"The Trans-Atlantic Slave Trade Database has information on almost 36,000 slaving voyages that forcibly embarked over 10 million Africans for transport to the Americas between the sixteenth and nineteenth centuries. The actual number is estimated to have been as high as 12.5 million. The database and the separate estimates interface offer researchers, students and the general public a chance to rediscover the reality of one of the largest forced movements of peoples in world history." (last accessed, Sept. 23, 2016)
Your network editor has reposted this from H-Scholar. The byline reflects the original authorship.
This is cross-posted from the H-Net Book Channel's Feeding the Elephant blog.
Margaret DeLacy, H-Scholar editor
Below in its entirety is an announcement from the American Society for Eighteenth-Century Studies (ASECS) stating that ASECS members will have free access to ECCO for the next three months. ASECS memberships start at $50 (for non-students).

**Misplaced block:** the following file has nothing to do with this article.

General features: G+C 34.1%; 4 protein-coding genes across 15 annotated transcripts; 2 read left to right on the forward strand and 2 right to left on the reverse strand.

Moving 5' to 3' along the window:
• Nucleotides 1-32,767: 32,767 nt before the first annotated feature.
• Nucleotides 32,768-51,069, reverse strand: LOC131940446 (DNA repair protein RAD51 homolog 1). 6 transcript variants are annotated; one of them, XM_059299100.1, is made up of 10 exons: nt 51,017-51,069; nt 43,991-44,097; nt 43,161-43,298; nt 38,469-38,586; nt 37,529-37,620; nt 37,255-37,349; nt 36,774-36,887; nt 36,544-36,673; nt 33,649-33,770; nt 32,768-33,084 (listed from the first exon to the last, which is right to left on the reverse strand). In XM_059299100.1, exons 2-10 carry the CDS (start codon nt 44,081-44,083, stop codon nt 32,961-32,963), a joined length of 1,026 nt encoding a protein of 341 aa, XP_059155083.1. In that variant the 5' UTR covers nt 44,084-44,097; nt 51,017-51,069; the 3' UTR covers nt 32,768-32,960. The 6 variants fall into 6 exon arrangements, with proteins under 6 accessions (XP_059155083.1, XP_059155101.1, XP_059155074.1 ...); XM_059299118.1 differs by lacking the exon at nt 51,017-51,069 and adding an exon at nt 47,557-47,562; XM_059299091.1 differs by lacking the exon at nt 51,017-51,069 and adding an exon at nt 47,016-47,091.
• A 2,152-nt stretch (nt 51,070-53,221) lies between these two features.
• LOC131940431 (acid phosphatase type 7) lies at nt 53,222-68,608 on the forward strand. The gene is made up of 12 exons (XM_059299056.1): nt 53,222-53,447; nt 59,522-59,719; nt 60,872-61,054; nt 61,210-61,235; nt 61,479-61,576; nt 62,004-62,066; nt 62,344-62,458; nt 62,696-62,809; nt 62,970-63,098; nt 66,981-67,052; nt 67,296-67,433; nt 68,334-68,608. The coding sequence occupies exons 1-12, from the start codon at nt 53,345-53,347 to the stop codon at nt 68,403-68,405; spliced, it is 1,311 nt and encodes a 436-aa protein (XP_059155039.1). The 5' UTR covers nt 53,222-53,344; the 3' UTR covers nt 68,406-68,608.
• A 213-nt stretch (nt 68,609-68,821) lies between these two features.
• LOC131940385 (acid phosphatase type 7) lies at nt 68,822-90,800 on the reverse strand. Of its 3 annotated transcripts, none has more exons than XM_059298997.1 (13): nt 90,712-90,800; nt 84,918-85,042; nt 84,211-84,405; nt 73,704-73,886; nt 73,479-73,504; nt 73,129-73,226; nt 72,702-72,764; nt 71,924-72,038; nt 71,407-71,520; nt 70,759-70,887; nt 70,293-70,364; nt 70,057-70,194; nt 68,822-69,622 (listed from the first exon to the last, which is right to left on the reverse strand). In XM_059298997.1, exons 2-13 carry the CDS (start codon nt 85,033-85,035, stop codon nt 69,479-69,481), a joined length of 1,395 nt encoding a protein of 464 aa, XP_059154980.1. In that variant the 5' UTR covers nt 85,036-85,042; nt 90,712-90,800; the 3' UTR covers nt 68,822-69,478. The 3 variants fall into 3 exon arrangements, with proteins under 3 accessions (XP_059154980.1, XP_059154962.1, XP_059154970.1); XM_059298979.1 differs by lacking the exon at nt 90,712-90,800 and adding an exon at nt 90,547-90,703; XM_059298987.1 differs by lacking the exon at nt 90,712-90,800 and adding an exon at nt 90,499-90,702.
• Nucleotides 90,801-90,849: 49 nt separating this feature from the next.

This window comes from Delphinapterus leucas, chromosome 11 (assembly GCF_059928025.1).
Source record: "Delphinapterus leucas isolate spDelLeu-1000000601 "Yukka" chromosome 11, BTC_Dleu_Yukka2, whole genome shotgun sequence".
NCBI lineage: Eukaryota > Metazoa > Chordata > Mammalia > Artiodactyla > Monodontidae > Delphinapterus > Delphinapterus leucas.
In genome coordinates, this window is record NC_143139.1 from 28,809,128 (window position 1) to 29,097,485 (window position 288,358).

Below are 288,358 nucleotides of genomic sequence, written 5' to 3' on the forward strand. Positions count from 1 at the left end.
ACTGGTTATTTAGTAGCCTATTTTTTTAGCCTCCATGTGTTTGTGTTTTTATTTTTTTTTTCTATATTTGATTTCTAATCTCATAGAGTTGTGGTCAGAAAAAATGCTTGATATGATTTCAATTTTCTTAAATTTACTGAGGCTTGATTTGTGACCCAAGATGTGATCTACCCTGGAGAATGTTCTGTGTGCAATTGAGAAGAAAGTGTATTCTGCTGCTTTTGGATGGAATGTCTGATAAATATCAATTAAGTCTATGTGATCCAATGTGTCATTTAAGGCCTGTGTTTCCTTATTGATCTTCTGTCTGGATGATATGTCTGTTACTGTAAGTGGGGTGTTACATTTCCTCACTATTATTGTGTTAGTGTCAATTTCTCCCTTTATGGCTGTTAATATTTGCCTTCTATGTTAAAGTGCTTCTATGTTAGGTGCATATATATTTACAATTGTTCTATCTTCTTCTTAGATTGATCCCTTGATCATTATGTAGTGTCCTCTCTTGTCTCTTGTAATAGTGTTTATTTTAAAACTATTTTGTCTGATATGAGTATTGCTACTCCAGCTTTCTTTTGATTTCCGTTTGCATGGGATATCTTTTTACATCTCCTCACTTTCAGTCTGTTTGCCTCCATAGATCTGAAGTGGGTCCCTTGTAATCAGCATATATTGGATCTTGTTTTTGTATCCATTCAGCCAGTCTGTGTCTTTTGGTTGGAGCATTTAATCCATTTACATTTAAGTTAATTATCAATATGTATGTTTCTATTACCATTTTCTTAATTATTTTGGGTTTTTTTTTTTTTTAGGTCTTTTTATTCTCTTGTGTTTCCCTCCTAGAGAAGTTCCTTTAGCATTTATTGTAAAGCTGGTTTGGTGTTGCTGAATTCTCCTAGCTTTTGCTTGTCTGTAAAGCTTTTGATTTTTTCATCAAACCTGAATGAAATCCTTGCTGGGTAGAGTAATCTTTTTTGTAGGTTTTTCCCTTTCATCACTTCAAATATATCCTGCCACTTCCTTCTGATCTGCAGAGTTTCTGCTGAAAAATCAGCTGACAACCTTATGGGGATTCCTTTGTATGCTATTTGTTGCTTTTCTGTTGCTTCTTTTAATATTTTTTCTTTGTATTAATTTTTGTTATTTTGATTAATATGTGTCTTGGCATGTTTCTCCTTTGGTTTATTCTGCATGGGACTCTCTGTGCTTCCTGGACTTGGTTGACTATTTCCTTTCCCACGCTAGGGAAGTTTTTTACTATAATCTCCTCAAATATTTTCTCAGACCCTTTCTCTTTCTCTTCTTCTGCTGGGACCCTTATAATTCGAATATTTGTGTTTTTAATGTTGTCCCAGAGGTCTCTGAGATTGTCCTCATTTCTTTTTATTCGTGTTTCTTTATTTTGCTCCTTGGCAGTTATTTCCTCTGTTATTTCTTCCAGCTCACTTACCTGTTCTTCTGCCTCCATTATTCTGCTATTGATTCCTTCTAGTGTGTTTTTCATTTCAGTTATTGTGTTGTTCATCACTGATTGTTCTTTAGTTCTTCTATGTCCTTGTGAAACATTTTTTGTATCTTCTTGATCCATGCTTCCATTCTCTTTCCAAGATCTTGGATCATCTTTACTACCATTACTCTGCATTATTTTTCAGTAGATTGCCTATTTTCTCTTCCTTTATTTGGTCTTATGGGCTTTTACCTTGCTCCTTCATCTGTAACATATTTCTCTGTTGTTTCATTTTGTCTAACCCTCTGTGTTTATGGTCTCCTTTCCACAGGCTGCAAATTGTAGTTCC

Do you want to become a DHRI Community Leader?
Apply now and join us from June 15-24, 2020.
You are invited to apply for the second Digital Humanities Research Institute (DHRI), which will take place at The Graduate Center, City University of New York. This ten-day institute will introduce participants to core digital humanities skills, and help you develop those skills as part of a growing community of leaders at universities, libraries, archives, museums, and scholarly societies.
Hello H-CivWar readers,
these past few weeks have been trying for all of us. Many of us have struggled with moving classes online, had conferences canceled, and have faced the general uncertainty of the new Covid-19 environment. In our time of social distancing, many historians have done some exceptional work, for example, hosting Zoom talks, meetings, and interviews:
- Ranger Chris Barr has done a series of interview for the Reconstruction Era National Historical Park